How to Blend Two Images Together in Photoshop
To make a real, attention grabbing and visually interesting collage, you need to learn to blend two images together in Photoshop. Once you gain this skill, you can make the professional looking brochures, posters, postcards and fine art that people admire. You can also make nearly anything you can imagine, by using your own photographs.
Things You'll Need
- Photoshop CS3
- Two images
Open both images in Photoshop CS3. Each will open in a separate document window. You want them both in the same window, so select the pointer tool, and click on one image and drag it into the other image document window. Now, both will be in the same window.
Select the "Free Transform" tool in the upper navigation bar and size the images until they are aligned just how you want them to be aligned.
Press "Alt" and double click on the "Background" layer in the layer tool box to unlock the background image. This renames the image as "Layer 0." You can now move this image and edit it, as we'll do next.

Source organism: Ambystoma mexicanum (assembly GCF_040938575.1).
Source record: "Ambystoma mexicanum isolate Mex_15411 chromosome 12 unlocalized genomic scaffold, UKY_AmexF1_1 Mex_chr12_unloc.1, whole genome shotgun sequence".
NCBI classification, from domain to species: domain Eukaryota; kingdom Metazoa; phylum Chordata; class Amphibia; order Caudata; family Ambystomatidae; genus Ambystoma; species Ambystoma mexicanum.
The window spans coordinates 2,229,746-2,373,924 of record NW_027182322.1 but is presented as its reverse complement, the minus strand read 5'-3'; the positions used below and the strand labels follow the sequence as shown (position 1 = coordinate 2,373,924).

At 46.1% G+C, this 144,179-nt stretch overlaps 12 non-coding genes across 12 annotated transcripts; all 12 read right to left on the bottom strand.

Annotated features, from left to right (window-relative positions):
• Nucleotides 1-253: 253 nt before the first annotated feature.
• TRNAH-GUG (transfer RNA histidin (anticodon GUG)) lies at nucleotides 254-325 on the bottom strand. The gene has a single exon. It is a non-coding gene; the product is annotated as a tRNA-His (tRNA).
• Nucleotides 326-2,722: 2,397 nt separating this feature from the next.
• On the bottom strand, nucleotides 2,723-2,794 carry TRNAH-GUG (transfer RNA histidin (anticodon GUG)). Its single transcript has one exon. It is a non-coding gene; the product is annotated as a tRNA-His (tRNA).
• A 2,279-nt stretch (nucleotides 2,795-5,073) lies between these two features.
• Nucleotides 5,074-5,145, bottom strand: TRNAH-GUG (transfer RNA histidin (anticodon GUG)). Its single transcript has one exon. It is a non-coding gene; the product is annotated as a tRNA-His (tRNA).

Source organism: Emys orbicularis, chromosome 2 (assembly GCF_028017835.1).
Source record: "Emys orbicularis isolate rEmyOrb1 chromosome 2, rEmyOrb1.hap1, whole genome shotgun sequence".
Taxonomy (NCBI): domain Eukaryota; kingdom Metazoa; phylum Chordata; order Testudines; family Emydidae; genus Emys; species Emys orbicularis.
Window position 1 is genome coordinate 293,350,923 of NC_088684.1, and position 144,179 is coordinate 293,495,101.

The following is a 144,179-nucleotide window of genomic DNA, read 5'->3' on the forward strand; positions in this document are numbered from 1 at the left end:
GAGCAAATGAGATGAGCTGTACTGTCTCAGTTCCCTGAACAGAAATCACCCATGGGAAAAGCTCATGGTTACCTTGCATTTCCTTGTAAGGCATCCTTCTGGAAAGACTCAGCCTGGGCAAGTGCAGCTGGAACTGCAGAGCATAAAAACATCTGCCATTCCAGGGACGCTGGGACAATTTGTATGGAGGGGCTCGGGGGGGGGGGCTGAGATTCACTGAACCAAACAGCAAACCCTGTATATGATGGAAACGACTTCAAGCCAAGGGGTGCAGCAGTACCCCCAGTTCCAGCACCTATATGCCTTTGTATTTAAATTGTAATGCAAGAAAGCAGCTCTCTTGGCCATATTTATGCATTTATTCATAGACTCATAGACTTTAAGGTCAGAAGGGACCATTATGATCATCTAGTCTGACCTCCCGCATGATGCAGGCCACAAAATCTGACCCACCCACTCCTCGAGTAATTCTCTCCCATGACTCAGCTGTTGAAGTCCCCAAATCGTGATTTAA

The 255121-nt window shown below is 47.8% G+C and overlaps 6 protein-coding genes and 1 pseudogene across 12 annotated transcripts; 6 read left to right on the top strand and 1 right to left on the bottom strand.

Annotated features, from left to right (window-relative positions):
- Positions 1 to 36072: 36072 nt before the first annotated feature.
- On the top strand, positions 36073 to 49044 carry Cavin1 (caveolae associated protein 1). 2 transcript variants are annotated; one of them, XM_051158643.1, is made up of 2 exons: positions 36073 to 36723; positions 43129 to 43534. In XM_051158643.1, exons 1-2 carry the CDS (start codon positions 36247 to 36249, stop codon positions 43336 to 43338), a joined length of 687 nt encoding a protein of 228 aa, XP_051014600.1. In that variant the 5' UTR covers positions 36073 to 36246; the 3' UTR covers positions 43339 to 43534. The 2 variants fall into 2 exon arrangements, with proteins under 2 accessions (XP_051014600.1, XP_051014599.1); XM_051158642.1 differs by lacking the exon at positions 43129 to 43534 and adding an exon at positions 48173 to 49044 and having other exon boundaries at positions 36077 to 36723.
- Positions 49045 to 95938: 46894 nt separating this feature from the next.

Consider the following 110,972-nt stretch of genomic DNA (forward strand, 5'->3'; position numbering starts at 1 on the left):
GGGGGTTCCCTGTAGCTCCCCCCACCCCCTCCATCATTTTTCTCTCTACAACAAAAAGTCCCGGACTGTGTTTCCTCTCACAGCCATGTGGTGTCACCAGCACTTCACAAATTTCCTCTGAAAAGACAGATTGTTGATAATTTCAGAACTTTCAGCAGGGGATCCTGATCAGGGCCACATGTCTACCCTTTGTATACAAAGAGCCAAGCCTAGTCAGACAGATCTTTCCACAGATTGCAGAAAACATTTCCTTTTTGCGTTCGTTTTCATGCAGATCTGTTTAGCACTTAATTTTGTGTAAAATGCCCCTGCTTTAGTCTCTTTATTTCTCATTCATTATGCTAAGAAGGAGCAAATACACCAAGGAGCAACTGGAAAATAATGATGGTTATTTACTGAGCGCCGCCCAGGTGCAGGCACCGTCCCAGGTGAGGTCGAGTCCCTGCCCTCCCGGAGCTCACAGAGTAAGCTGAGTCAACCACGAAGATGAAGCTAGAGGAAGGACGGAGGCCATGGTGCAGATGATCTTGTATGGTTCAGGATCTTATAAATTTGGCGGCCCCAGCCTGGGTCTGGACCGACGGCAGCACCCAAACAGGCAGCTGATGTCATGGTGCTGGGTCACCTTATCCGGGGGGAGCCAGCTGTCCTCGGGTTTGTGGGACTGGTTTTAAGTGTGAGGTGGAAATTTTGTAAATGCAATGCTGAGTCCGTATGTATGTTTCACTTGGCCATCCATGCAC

Add a "Layer Mask" to the top image in the fade, by selecting this image in the Layers tool box and clicking the "Add Layer Mask" icon, which is a square with a circle inside of it. This icon is located in the lower part of the same tool box.
Select the "Gradient" tool on the left hand tool box, and choose the black to white gradient option. Be sure the layer mask is selected while you do this. It will appear in your layer box white a white background, as the selected layer you are working in.
Drag your pointer over the portion of the image you want to blend together. Since the gradient is in a layer mask, the black and white fade does not appear. Instead, the two photographs will blend together.
Merge both layers into a new layer by pressing ctrl-shift-alt-E. Now you can work with the entire blended image in one layer.
Tips & Warnings
- Using two photos that are close in color will work best, however the two photos do not have to be identical in color to create a perfect grade. You can adjust the "noise" of each photo to make a more seamless blend, or de-saturate the new image and add your own colors afterward as well.